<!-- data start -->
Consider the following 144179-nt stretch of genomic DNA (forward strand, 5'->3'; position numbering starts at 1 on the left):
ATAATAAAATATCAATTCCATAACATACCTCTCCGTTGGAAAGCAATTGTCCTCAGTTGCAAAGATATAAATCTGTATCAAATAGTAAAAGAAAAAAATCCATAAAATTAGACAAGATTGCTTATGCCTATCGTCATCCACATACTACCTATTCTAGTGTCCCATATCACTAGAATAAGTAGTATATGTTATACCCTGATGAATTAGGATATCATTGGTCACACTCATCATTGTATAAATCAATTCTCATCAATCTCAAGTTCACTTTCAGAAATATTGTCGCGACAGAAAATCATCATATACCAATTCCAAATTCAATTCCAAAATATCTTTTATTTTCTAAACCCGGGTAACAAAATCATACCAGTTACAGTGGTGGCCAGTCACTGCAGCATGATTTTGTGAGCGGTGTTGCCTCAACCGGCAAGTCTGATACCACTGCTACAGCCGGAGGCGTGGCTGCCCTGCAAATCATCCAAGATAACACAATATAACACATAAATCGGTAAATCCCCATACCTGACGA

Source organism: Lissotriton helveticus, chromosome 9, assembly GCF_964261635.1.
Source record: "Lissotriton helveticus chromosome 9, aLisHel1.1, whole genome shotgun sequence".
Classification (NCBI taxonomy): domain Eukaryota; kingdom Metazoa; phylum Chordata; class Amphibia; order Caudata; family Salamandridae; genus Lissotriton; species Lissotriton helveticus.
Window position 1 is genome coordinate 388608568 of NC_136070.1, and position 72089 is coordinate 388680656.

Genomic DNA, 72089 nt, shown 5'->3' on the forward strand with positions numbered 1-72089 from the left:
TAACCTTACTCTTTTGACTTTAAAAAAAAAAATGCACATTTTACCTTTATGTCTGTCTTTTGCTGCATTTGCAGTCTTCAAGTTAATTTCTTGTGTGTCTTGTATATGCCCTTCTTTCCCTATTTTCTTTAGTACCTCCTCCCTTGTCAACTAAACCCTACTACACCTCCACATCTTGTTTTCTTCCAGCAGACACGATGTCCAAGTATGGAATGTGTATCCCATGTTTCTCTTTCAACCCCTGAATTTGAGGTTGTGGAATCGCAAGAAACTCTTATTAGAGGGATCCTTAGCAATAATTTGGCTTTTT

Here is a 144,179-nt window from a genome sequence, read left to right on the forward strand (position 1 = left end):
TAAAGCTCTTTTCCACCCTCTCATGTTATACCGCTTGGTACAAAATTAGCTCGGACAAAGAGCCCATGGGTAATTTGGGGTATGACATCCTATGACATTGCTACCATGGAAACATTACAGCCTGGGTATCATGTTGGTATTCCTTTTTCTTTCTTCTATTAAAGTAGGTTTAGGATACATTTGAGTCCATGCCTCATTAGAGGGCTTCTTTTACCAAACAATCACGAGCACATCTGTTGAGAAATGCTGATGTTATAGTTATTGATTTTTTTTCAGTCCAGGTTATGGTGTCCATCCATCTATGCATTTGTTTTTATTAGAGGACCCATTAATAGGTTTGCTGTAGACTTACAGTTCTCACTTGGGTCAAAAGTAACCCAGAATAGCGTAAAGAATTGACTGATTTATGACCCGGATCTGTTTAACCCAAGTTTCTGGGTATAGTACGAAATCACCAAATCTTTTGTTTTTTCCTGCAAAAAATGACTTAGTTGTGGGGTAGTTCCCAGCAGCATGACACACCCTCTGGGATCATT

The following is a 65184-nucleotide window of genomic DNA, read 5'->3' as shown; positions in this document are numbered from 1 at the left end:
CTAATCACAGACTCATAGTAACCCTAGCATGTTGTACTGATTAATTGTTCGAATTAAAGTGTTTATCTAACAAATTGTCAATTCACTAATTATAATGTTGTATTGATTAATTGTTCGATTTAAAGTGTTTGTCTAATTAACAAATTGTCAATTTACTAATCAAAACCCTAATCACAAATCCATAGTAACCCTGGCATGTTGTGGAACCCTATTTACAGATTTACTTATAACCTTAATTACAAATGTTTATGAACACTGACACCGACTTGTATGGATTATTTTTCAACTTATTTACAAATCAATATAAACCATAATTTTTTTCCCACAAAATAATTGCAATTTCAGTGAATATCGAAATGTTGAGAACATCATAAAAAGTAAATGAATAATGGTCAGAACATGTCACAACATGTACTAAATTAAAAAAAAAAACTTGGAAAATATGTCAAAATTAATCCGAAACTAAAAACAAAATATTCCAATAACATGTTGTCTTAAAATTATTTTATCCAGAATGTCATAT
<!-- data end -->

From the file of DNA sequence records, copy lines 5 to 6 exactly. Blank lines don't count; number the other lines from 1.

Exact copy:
Classification (NCBI taxonomy): domain Eukaryota; kingdom Metazoa; phylum Chordata; class Amphibia; order Caudata; family Salamandridae; genus Lissotriton; species Lissotriton helveticus.
Window position 1 is genome coordinate 388608568 of NC_136070.1, and position 72089 is coordinate 388680656.